Brad Delong is right to reject the idea that there is a bubble in bonds. I’ve stated this position on several occasions over the last 5 years. And I think it’s worth going into in more detail because there is a dangerous connotation that goes along with the idea of a “bubble” in any asset class.
I like the point that Brad makes pertaining to tail risk. He says:
“Owning bubbly assets entails large long- and fat-tailed risks.”
The term “bubble” is scary because bubbles pop and when bubbles pop they disappear. In the investment world this implies a substantial risk of permanent loss. But let’s put this in some historical and operational perspective.
It’s important to note that a bear market in bonds is nothing like a bear market in stocks because bonds are a very different type of security than stocks. A fixed income instrument has several embedded safety components that make it entirely different from stocks:
- It’s higher in the liquidation chain.
- It pays a “fixed income” over the course of its life.
- If held to maturity fixed income pays you back at par.
- The duration on a fixed income instrument is generally shorter than that of common stock.
This is why I’m such a stickler for understanding the monetary world at an operational level. If you don’t understand the operational dynamics behind certain entities, institutions and instruments then you’re much more likely to make big investing mistakes. And this operational perspective explains why fixed income is inherently safer than common stock.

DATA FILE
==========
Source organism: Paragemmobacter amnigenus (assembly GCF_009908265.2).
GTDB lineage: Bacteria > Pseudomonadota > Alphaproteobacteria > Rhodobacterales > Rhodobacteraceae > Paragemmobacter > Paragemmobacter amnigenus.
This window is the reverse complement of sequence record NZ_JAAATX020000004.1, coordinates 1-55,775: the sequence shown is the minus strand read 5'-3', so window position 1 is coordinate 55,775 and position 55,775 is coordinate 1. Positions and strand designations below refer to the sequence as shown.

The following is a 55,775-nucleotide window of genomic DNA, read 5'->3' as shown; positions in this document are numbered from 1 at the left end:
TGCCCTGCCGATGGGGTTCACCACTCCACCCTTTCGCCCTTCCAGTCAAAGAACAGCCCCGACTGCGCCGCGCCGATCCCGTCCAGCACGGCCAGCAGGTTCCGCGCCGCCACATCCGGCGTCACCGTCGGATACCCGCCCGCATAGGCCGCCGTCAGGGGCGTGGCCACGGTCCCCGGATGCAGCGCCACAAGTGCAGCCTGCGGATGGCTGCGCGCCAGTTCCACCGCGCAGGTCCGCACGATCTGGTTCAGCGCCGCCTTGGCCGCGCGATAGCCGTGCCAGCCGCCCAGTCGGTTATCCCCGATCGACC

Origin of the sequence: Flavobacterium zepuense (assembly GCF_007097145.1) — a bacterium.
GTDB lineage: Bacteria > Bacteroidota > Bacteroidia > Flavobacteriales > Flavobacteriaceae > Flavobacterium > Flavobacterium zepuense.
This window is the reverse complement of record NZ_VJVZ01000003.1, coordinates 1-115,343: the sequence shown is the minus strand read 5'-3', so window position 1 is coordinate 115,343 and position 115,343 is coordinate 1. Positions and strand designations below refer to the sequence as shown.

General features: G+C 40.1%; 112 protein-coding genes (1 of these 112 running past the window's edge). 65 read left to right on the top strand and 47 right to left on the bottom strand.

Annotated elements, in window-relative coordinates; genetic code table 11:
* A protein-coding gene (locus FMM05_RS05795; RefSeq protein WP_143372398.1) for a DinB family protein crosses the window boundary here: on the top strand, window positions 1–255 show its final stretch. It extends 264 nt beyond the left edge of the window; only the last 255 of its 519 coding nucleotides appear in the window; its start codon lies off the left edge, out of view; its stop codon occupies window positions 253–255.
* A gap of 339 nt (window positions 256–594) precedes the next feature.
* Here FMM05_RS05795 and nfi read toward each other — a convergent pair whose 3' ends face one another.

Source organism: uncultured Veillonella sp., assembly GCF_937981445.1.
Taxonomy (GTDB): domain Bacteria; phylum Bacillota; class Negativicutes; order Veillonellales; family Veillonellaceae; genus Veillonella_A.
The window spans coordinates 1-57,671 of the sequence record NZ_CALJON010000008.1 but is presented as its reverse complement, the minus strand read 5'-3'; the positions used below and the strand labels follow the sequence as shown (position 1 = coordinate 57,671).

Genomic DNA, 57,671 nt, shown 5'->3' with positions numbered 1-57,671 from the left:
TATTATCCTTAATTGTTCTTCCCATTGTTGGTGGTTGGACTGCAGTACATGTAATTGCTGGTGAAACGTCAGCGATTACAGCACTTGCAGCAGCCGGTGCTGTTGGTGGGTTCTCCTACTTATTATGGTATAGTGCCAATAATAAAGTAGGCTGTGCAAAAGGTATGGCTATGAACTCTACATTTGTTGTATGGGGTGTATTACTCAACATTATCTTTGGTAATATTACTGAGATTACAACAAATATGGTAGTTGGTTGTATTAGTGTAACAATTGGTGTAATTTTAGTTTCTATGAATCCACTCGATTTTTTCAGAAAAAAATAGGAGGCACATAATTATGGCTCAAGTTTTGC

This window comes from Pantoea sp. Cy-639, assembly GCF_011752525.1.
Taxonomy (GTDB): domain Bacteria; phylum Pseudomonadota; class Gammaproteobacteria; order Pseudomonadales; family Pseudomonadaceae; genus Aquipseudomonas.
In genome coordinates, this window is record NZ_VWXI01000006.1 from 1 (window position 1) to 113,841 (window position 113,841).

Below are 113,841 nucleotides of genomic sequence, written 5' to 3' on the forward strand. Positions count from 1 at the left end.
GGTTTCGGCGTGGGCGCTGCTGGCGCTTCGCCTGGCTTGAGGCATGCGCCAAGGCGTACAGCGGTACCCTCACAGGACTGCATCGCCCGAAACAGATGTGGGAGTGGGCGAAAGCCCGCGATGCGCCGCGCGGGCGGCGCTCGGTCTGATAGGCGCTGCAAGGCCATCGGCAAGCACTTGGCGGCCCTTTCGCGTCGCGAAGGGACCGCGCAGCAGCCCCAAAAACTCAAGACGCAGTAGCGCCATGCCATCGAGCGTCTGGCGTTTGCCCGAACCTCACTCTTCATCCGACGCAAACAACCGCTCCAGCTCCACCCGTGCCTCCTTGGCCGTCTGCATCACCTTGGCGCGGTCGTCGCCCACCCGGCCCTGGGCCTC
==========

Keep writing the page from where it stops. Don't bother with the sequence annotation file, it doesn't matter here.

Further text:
We can also see this in the performance data. Since 1928 the 10 year US Treasury note has been negative in just 14 calendar years. Those negative years averaged a -4.2% return. Stocks, on the other hand, have been negative in 24 of those calendar years and with an average decline of -13.6%. The worst calendar year decline in stocks was -43% while the worst calendar year decline in bonds was -11%. So it should be clear that a bear market in bonds is very different from a bear market in stocks.
I don’t know if bonds are currently in a bubble. I’ve stated my opinion that they currently look a little frothy, but I would not classify them as bubbly. They certainly look a lot less attractive to me right now than they have at times over the last 5 years. Either way, I think it’s important to remember that a big bear market in bonds will not resemble the types of big bear markets in stocks that are often referred to as “bubbles”.
Update: For added perspective here is the real return in stocks and bonds as well. As you can see the calendar year figures don’t change much even when we adjust for inflation.
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